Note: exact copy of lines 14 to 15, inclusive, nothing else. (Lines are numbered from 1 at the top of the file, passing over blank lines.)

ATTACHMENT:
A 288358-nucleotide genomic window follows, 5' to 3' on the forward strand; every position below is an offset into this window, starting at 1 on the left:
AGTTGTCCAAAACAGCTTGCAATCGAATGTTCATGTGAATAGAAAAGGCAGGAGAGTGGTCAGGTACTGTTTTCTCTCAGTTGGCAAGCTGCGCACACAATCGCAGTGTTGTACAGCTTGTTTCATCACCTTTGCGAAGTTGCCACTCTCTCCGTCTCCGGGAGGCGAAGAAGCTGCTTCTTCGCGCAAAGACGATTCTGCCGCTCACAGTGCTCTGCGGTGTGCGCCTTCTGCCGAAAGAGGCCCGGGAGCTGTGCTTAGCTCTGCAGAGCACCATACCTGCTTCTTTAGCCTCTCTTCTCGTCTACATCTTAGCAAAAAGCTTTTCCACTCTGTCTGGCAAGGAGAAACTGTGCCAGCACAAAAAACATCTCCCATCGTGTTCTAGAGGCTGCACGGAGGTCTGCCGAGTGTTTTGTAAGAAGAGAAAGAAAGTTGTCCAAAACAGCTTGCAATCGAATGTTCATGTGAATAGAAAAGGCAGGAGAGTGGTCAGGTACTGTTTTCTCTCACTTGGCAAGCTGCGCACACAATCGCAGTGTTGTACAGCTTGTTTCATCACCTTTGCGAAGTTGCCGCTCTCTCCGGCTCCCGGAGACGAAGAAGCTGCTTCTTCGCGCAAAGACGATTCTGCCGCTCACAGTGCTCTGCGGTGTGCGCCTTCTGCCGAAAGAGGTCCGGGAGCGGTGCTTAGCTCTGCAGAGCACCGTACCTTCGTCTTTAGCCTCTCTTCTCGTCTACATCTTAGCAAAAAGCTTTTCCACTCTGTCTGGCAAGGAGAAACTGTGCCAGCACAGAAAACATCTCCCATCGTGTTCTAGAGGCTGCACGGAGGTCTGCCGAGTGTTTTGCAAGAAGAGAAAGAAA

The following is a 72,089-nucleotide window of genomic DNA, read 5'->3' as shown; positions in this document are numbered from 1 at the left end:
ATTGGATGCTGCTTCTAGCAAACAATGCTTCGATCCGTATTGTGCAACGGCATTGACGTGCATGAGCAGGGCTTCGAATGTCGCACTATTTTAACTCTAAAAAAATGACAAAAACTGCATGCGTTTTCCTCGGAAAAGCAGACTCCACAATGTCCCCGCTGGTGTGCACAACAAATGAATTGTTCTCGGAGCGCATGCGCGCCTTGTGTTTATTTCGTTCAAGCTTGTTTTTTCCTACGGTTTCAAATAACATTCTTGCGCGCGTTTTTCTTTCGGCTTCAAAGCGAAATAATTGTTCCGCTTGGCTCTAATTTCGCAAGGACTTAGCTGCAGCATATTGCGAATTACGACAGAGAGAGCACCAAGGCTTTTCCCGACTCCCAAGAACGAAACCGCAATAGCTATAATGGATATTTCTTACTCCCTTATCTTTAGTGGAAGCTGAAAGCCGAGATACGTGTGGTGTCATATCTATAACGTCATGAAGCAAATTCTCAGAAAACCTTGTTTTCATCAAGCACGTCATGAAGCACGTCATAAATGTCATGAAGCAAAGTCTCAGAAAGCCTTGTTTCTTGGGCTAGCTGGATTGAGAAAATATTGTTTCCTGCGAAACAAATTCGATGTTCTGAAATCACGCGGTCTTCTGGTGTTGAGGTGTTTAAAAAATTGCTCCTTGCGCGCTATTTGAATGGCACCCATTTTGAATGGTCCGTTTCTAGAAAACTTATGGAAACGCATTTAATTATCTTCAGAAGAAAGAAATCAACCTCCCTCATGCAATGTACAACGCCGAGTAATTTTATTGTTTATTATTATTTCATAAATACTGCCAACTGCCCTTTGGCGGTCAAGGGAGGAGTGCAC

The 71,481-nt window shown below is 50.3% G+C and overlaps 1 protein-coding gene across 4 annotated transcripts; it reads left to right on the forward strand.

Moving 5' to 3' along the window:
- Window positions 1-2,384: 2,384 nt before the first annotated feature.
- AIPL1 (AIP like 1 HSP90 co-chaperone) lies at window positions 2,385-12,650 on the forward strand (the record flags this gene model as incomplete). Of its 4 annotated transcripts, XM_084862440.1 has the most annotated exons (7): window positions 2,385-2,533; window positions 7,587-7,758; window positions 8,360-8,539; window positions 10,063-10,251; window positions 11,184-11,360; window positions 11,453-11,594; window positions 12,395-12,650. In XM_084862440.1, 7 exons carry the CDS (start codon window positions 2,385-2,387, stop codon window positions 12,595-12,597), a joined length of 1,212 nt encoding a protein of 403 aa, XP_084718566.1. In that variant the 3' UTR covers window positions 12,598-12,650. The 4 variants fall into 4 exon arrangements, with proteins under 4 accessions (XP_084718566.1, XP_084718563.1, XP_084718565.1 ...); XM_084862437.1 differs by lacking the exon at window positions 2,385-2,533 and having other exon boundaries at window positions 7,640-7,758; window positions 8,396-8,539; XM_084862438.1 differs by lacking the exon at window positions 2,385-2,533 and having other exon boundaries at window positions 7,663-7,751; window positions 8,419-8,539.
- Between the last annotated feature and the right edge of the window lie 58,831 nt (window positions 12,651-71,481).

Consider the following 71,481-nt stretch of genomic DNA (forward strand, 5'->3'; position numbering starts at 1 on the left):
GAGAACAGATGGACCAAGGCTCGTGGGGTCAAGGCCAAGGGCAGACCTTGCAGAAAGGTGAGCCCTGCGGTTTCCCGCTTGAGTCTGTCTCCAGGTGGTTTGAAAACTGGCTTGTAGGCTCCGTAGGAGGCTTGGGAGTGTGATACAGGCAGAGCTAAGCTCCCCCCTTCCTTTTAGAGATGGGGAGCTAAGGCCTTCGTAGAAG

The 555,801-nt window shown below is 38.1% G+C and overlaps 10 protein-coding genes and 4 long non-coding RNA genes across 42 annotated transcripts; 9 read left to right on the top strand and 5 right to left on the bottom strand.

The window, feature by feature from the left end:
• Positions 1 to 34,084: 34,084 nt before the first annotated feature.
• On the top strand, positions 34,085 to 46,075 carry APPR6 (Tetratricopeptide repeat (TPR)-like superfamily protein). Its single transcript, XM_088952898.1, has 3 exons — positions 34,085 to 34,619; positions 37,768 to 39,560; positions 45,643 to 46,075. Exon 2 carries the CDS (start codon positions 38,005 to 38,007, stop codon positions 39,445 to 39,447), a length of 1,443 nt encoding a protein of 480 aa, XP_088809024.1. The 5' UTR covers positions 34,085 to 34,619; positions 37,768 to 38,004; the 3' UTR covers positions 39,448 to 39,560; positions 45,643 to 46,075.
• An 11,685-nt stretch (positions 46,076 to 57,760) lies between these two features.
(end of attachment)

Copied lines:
• Positions 1 to 34,084: 34,084 nt before the first annotated feature.
• On the top strand, positions 34,085 to 46,075 carry APPR6 (Tetratricopeptide repeat (TPR)-like superfamily protein). Its single transcript, XM_088952898.1, has 3 exons — positions 34,085 to 34,619; positions 37,768 to 39,560; positions 45,643 to 46,075. Exon 2 carries the CDS (start codon positions 38,005 to 38,007, stop codon positions 39,445 to 39,447), a length of 1,443 nt encoding a protein of 480 aa, XP_088809024.1. The 5' UTR covers positions 34,085 to 34,619; positions 37,768 to 38,004; the 3' UTR covers positions 39,448 to 39,560; positions 45,643 to 46,075.